Vote margin swing by state 2012 to 2016. Only twelve states (as well as the District of Columbia and Nebraka's 2nd congressional district) shifted more Democratic. The large swing in Utah is mostly due to the votes for third candidate Evan McMullin and the 2012 candidacy of Utah's Mitt Romney.
Final polling averages for the 2016 election by state. Polls from lightly shaded states are older than September 1, 2016.
Results by state, shaded according to winning candidate's percentage of the vote
Results by vote distribution among states. The size of each state's pie chart is proportional to its number of electoral votes.
Results by county. Red denotes counties that went to Trump; blue denotes counties that went to Clinton.
Results by county, shaded according to winning candidate's percentage of the vote
A discontinuous cartogram of the 2016 United States presidential election
A continuous cartogram of the 2016 United States presidential election
A discretized cartogram of the 2016 United States presidential election using squares
A discretized cartogram of the 2016 United States presidential election using hexagons
Results of election by congressional district, shaded by winning candidate's percentage of the vote
County swing from 2012 to 2016
Results by county, shaded according to percentage of the vote for Johnson
Results by county, shaded according to percentage of the vote for Jill Stein
Results by state, shaded according to margin of victory

The 2016 United States presidential election was the 58th quadrennial presidential election, held on Tuesday, November 8, 2016.

2000 United States presidential election

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The incumbent in 2000, Bill Clinton. His second term expired at noon on January 20, 2001.
Palm Beach County recount
2000 Palm Beach County voting stand and ballot box
Florida Supreme Court during the recount
Gore-Lieberman supporters outside the U.S. Supreme Court
Writer Harry Browne
Art Olivier
Results by county, shaded according to winning candidate's percentage of the vote.
Vote share by county for Green Party candidate Ralph Nader. Darker shades indicate a stronger Green performance.
Election results by county.
Election results by congressional district.

The 2000 United States presidential election was the 54th quadrennial presidential election, held on Tuesday, November 7, 2000.

List of United States presidential elections in which the winner lost the popular vote

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There have been five United States presidential elections in which the successful presidential candidate did not receive a plurality of the popular vote, including the 1824 election, which was the first U.S. presidential election where the popular vote was recorded.

State races by 2020 United States presidential election margin.

Swing state

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State races by 2020 United States presidential election margin.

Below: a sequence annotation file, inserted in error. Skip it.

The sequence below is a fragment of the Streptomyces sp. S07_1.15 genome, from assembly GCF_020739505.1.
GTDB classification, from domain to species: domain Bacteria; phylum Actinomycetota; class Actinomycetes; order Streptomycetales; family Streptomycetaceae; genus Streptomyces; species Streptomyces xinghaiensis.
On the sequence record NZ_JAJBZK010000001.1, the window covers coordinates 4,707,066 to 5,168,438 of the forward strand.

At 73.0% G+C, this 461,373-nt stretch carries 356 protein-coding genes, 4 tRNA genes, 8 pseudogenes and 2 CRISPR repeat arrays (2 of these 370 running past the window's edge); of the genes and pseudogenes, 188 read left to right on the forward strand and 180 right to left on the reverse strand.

In American politics, the term swing state (or battleground state) refers to any state that could reasonably be won by either the Democratic or Republican candidate in a statewide election, most often referring to presidential elections, by a swing in votes.

Faithless elector laws by state 
Vote voided with penalty
Vote voided
Vote counted with penalty
Vote counted
No law

Faithless elector

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Elector who does not vote for the candidates for U.S. President and U.S. Vice President for whom the elector had pledged to vote, and instead votes for another person for one or both offices or abstains from voting.

Elector who does not vote for the candidates for U.S. President and U.S. Vice President for whom the elector had pledged to vote, and instead votes for another person for one or both offices or abstains from voting.

Faithless elector laws by state 
Vote voided with penalty
Vote voided
Vote counted with penalty
Vote counted
No law

As part of United States presidential elections, each state selects the method by which its electors are to be selected, which in modern times has been based on a popular vote in most states, and generally requires its electors to have pledged to vote for the candidates of their party if appointed.

1876 United States presidential election

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The election was hotly contested, as can be seen by this poster, which was published in 1877.
A certificate for the electoral vote for Rutherford B. Hayes and William A. Wheeler for the State of Louisiana
"A truce – not a compromise, but a chance for high-toned gentlemen to retire gracefully from their very civil declarations of war." By Thomas Nast in Harper's Weekly, 1877 Feb 17, p. 132.
Results by county explicitly indicating the percentage of the winning candidate in each county. Shades of blue are for Tilden (Democratic), and shades of red are for Hayes (Republican).
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Governor Rutherford B. Hayes of Ohio
Senator James G. Blaine from Maine
Secretary of the Treasury Benjamin Bristow
Senator Oliver P. Morton from Indiana
Senator Roscoe Conkling from New York
Governor John F. Hartranft of Pennsylvania
Postmaster General Marshall Jewell
Ambassador Elihu B. Washburne from Illinois
Representative
Secretary of State
President Ulysses S. Grant<ref>Presidential election of 1876</ref><ref>{{Cite web |url=http://www.grantstomb.org/news/3t13.html |title=Was Grant a candidate? |access-date=June 30, 2014 |archive-url=https://web.archive.org/web/20180210065334/http://www.grantstomb.org/news/3t13.html |archive-date=February 10, 2018 |url-status=dead }}</ref>